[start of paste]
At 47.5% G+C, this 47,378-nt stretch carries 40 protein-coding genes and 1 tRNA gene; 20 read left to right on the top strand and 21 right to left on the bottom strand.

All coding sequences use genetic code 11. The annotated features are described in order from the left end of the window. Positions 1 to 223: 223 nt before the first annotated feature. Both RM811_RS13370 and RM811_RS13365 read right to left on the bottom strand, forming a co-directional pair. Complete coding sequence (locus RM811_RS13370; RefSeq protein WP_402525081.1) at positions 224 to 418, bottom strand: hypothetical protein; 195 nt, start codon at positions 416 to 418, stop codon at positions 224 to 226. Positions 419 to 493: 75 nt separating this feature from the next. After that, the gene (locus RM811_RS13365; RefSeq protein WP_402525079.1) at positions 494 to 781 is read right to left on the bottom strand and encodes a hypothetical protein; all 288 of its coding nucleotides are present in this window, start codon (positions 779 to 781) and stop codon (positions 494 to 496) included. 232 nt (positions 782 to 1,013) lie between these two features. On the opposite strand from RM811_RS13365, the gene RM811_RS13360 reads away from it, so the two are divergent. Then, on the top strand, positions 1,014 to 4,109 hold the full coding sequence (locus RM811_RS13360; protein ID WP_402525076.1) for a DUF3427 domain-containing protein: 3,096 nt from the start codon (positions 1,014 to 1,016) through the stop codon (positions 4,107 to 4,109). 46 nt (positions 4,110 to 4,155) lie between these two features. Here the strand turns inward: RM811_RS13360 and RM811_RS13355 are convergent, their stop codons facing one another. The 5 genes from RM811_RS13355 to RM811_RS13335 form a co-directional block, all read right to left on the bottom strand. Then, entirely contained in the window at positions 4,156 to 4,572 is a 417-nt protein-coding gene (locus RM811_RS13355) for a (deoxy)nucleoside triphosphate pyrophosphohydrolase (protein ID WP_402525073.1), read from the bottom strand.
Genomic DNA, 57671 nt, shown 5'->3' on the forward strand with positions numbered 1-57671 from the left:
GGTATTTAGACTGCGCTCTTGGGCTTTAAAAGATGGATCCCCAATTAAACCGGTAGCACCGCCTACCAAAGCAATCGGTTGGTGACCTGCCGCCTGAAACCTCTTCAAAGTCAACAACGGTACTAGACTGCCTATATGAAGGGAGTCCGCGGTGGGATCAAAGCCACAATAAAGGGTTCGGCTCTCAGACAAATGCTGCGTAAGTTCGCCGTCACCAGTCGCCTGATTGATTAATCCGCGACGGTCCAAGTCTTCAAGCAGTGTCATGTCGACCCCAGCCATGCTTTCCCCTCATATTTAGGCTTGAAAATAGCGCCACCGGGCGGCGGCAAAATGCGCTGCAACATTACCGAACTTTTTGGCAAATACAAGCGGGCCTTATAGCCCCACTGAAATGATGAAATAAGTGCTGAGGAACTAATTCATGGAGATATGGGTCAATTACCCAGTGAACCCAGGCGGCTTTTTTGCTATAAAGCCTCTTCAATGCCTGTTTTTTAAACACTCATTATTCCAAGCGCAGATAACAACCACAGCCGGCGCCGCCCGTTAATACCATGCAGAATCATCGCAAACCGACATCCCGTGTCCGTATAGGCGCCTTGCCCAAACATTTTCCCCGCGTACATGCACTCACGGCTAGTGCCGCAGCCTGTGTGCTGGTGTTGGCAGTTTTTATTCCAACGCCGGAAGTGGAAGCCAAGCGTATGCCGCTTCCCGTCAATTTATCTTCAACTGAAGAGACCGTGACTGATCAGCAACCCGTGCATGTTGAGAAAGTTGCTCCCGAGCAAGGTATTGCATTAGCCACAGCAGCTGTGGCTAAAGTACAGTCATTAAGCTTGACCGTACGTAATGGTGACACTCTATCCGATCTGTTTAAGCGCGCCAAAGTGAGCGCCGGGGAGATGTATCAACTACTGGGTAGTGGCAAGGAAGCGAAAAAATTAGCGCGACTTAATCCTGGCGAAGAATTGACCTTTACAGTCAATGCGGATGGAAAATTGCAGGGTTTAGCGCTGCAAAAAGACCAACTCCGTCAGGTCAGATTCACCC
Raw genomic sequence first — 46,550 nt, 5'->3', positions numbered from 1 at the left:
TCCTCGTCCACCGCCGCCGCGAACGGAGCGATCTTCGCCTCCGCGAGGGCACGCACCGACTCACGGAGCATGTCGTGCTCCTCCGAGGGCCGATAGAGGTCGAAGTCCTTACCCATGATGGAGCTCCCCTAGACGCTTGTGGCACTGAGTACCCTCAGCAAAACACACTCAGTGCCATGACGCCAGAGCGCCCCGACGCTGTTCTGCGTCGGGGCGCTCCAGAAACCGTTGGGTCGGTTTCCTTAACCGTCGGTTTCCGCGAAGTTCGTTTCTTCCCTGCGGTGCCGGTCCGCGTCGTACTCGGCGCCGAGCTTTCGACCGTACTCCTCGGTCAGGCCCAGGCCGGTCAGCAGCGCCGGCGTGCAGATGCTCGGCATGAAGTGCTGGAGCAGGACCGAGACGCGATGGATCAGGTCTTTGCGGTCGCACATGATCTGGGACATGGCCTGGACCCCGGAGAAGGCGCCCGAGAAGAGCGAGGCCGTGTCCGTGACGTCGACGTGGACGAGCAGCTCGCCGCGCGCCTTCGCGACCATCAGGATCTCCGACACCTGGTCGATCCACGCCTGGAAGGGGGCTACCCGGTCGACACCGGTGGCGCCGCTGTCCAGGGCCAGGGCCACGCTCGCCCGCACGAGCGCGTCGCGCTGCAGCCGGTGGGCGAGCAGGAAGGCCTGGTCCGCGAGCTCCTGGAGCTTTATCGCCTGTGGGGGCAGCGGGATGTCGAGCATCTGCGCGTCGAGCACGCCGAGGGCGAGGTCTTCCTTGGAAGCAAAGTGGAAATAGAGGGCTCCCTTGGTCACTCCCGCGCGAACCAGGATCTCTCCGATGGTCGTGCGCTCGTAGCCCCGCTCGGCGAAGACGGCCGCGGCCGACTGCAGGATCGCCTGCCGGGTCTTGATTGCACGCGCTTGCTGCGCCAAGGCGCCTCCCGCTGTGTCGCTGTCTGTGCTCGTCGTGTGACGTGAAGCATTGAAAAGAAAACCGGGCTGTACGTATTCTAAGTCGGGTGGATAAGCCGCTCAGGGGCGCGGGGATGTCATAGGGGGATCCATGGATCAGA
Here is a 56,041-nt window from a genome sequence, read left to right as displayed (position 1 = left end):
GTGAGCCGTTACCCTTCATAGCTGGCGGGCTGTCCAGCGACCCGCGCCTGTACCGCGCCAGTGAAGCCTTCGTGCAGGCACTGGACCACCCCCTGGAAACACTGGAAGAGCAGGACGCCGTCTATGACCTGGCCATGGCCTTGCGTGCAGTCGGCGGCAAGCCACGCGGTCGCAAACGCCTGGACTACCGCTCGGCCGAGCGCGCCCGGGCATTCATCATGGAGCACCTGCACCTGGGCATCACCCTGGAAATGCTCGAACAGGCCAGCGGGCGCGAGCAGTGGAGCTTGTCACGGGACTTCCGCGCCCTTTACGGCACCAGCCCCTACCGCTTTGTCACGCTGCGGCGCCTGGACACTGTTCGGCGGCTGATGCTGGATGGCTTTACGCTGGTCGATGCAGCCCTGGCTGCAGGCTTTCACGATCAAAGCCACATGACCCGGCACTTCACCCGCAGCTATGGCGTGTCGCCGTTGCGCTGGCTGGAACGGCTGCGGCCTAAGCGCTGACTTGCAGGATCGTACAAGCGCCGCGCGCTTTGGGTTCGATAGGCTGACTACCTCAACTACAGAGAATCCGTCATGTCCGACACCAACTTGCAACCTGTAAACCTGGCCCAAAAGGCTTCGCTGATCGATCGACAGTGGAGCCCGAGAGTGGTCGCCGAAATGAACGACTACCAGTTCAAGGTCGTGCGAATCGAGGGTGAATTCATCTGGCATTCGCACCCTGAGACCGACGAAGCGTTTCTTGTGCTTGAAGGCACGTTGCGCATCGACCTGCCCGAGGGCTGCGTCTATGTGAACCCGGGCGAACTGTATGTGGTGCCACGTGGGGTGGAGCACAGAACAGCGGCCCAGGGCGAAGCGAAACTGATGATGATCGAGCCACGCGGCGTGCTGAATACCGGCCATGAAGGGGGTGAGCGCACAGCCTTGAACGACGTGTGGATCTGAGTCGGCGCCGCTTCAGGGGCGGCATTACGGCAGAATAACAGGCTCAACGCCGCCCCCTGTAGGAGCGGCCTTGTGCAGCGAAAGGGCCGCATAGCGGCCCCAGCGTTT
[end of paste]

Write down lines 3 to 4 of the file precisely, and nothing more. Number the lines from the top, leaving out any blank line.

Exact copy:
Genomic DNA, 57671 nt, shown 5'->3' on the forward strand with positions numbered 1-57671 from the left:
GGTATTTAGACTGCGCTCTTGGGCTTTAAAAGATGGATCCCCAATTAAACCGGTAGCACCGCCTACCAAAGCAATCGGTTGGTGACCTGCCGCCTGAAACCTCTTCAAAGTCAACAACGGTACTAGACTGCCTATATGAAGGGAGTCCGCGGTGGGATCAAAGCCACAATAAAGGGTTCGGCTCTCAGACAAATGCTGCGTAAGTTCGCCGTCACCAGTCGCCTGATTGATTAATCCGCGACGGTCCAAGTCTTCAAGCAGTGTCATGTCGACCCCAGCCATGCTTTCCCCTCATATTTAGGCTTGAAAATAGCGCCACCGGGCGGCGGCAAAATGCGCTGCAACATTACCGAACTTTTTGGCAAATACAAGCGGGCCTTATAGCCCCACTGAAATGATGAAATAAGTGCTGAGGAACTAATTCATGGAGATATGGGTCAATTACCCAGTGAACCCAGGCGGCTTTTTTGCTATAAAGCCTCTTCAATGCCTGTTTTTTAAACACTCATTATTCCAAGCGCAGATAACAACCACAGCCGGCGCCGCCCGTTAATACCATGCAGAATCATCGCAAACCGACATCCCGTGTCCGTATAGGCGCCTTGCCCAAACATTTTCCCCGCGTACATGCACTCACGGCTAGTGCCGCAGCCTGTGTGCTGGTGTTGGCAGTTTTTATTCCAACGCCGGAAGTGGAAGCCAAGCGTATGCCGCTTCCCGTCAATTTATCTTCAACTGAAGAGACCGTGACTGATCAGCAACCCGTGCATGTTGAGAAAGTTGCTCCCGAGCAAGGTATTGCATTAGCCACAGCAGCTGTGGCTAAAGTACAGTCATTAAGCTTGACCGTACGTAATGGTGACACTCTATCCGATCTGTTTAAGCGCGCCAAAGTGAGCGCCGGGGAGATGTATCAACTACTGGGTAGTGGCAAGGAAGCGAAAAAATTAGCGCGACTTAATCCTGGCGAAGAATTGACCTTTACAGTCAATGCGGATGGAAAATTGCAGGGTTTAGCGCTGCAAAAAGACCAACTCCGTCAGGTCAGATTCACCC